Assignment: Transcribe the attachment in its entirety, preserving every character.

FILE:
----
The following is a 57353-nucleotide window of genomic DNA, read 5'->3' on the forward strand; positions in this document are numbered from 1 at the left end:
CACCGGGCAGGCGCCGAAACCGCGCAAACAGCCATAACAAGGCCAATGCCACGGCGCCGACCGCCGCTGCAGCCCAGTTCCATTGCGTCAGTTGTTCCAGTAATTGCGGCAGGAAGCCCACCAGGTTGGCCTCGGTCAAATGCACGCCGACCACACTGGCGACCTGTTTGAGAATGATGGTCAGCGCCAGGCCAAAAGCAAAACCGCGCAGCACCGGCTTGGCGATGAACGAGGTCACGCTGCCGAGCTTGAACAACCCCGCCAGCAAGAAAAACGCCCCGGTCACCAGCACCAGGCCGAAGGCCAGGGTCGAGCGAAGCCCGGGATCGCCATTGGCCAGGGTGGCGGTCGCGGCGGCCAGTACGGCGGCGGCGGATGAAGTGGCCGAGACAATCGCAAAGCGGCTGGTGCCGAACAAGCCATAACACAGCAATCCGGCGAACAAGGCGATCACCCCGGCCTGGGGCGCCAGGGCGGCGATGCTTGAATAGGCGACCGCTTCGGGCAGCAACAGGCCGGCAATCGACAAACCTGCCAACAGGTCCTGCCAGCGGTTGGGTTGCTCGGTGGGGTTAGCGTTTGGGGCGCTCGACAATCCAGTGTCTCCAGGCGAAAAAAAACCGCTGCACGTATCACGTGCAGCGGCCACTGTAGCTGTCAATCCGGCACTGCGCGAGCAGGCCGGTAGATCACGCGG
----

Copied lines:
The following is a 57353-nucleotide window of genomic DNA, read 5'->3' on the forward strand; positions in this document are numbered from 1 at the left end:
CACCGGGCAGGCGCCGAAACCGCGCAAACAGCCATAACAAGGCCAATGCCACGGCGCCGACCGCCGCTGCAGCCCAGTTCCATTGCGTCAGTTGTTCCAGTAATTGCGGCAGGAAGCCCACCAGGTTGGCCTCGGTCAAATGCACGCCGACCACACTGGCGACCTGTTTGAGAATGATGGTCAGCGCCAGGCCAAAAGCAAAACCGCGCAGCACCGGCTTGGCGATGAACGAGGTCACGCTGCCGAGCTTGAACAACCCCGCCAGCAAGAAAAACGCCCCGGTCACCAGCACCAGGCCGAAGGCCAGGGTCGAGCGAAGCCCGGGATCGCCATTGGCCAGGGTGGCGGTCGCGGCGGCCAGTACGGCGGCGGCGGATGAAGTGGCCGAGACAATCGCAAAGCGGCTGGTGCCGAACAAGCCATAACACAGCAATCCGGCGAACAAGGCGATCACCCCGGCCTGGGGCGCCAGGGCGGCGATGCTTGAATAGGCGACCGCTTCGGGCAGCAACAGGCCGGCAATCGACAAACCTGCCAACAGGTCCTGCCAGCGGTTGGGTTGCTCGGTGGGGTTAGCGTTTGGGGCGCTCGACAATCCAGTGTCTCCAGGCGAAAAAAAACCGCTGCACGTATCACGTGCAGCGGCCACTGTAGCTGTCAATCCGGCACTGCGCGAGCAGGCCGGTAGATCACGCGG